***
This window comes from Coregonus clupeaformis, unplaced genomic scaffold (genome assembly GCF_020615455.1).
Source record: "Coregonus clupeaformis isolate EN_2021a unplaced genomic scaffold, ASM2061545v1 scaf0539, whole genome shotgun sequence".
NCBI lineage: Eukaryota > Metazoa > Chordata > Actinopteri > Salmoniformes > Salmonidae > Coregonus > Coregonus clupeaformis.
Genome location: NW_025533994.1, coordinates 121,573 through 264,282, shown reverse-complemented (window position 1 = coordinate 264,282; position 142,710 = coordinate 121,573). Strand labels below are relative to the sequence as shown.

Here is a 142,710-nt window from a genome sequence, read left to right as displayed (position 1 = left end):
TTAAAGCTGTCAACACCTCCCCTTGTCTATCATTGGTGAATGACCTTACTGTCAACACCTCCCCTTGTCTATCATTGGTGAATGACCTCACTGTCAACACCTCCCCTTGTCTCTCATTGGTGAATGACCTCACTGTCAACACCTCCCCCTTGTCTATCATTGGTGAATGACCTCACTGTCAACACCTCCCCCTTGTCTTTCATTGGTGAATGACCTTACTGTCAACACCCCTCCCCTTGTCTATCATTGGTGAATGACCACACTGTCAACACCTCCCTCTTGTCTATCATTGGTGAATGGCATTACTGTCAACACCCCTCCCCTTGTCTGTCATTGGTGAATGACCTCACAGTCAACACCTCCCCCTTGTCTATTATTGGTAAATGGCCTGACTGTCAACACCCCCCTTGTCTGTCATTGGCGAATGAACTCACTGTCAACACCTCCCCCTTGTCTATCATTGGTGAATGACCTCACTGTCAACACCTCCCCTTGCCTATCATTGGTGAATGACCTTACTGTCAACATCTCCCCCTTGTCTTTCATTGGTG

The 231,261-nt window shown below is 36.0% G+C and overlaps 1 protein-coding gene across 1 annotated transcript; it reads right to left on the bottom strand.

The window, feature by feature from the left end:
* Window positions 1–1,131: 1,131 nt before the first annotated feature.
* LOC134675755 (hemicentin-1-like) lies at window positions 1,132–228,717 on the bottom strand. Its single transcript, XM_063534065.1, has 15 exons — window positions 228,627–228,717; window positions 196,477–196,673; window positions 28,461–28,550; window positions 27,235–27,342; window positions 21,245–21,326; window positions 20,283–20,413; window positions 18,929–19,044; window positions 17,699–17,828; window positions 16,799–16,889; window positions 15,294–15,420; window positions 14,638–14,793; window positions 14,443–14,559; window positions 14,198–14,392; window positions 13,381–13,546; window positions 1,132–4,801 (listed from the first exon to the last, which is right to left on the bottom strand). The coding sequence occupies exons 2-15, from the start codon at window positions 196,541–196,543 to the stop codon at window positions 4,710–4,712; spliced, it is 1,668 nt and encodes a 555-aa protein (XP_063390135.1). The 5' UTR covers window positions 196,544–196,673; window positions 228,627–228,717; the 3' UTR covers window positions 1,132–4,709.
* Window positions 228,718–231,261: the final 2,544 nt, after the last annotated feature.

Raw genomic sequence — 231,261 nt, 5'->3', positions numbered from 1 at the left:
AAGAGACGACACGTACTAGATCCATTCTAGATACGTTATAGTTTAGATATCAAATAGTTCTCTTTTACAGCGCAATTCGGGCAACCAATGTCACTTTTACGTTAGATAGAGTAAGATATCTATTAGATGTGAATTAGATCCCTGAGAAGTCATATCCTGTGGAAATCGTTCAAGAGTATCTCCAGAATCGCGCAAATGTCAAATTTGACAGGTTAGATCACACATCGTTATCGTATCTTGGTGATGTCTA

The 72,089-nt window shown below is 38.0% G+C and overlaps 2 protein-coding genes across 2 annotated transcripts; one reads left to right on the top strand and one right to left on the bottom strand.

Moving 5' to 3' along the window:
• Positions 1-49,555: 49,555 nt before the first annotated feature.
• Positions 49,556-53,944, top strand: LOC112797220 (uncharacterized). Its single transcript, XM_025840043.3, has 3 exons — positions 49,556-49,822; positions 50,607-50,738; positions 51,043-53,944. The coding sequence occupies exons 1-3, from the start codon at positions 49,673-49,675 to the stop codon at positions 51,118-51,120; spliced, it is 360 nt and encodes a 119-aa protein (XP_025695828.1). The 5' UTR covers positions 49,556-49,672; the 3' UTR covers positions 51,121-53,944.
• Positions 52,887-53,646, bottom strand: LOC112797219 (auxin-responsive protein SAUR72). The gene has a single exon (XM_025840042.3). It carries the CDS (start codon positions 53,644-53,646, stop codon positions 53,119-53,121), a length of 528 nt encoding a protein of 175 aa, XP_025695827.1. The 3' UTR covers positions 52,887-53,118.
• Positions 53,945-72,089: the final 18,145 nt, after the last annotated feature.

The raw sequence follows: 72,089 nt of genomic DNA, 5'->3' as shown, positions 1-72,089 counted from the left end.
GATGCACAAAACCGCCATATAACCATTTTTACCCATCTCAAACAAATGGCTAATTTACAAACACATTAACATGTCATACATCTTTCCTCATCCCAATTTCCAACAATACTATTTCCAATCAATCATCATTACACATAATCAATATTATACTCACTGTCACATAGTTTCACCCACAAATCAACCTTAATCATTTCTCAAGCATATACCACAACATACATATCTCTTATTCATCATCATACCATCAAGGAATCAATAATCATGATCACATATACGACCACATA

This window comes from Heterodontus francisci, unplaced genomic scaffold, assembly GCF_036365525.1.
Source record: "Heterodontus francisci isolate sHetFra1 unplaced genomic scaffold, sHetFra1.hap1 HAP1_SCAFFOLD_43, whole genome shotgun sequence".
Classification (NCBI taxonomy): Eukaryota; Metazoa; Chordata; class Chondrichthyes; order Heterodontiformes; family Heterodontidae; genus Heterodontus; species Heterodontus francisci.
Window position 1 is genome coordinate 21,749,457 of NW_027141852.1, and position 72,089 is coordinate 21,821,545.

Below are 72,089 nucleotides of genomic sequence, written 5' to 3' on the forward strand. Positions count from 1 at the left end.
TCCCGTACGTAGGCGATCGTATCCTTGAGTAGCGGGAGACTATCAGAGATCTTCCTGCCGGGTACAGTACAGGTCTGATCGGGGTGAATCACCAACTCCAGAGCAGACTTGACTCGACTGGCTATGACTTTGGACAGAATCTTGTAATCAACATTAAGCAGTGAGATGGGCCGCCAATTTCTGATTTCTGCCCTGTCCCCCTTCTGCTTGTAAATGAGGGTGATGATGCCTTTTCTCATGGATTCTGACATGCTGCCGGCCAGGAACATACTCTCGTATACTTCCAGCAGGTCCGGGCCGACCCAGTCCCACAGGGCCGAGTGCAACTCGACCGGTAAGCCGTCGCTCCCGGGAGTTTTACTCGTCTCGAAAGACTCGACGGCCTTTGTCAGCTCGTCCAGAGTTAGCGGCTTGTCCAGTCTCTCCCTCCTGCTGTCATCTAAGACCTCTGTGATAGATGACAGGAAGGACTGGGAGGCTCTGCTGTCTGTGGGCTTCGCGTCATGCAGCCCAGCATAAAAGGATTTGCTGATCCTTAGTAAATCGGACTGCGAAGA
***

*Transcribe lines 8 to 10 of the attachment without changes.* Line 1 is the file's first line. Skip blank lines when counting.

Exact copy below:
The window, feature by feature from the left end:
* Window positions 1–1,131: 1,131 nt before the first annotated feature.
* LOC134675755 (hemicentin-1-like) lies at window positions 1,132–228,717 on the bottom strand. Its single transcript, XM_063534065.1, has 15 exons — window positions 228,627–228,717; window positions 196,477–196,673; window positions 28,461–28,550; window positions 27,235–27,342; window positions 21,245–21,326; window positions 20,283–20,413; window positions 18,929–19,044; window positions 17,699–17,828; window positions 16,799–16,889; window positions 15,294–15,420; window positions 14,638–14,793; window positions 14,443–14,559; window positions 14,198–14,392; window positions 13,381–13,546; window positions 1,132–4,801 (listed from the first exon to the last, which is right to left on the bottom strand). The coding sequence occupies exons 2-15, from the start codon at window positions 196,541–196,543 to the stop codon at window positions 4,710–4,712; spliced, it is 1,668 nt and encodes a 555-aa protein (XP_063390135.1). The 5' UTR covers window positions 196,544–196,673; window positions 228,627–228,717; the 3' UTR covers window positions 1,132–4,709.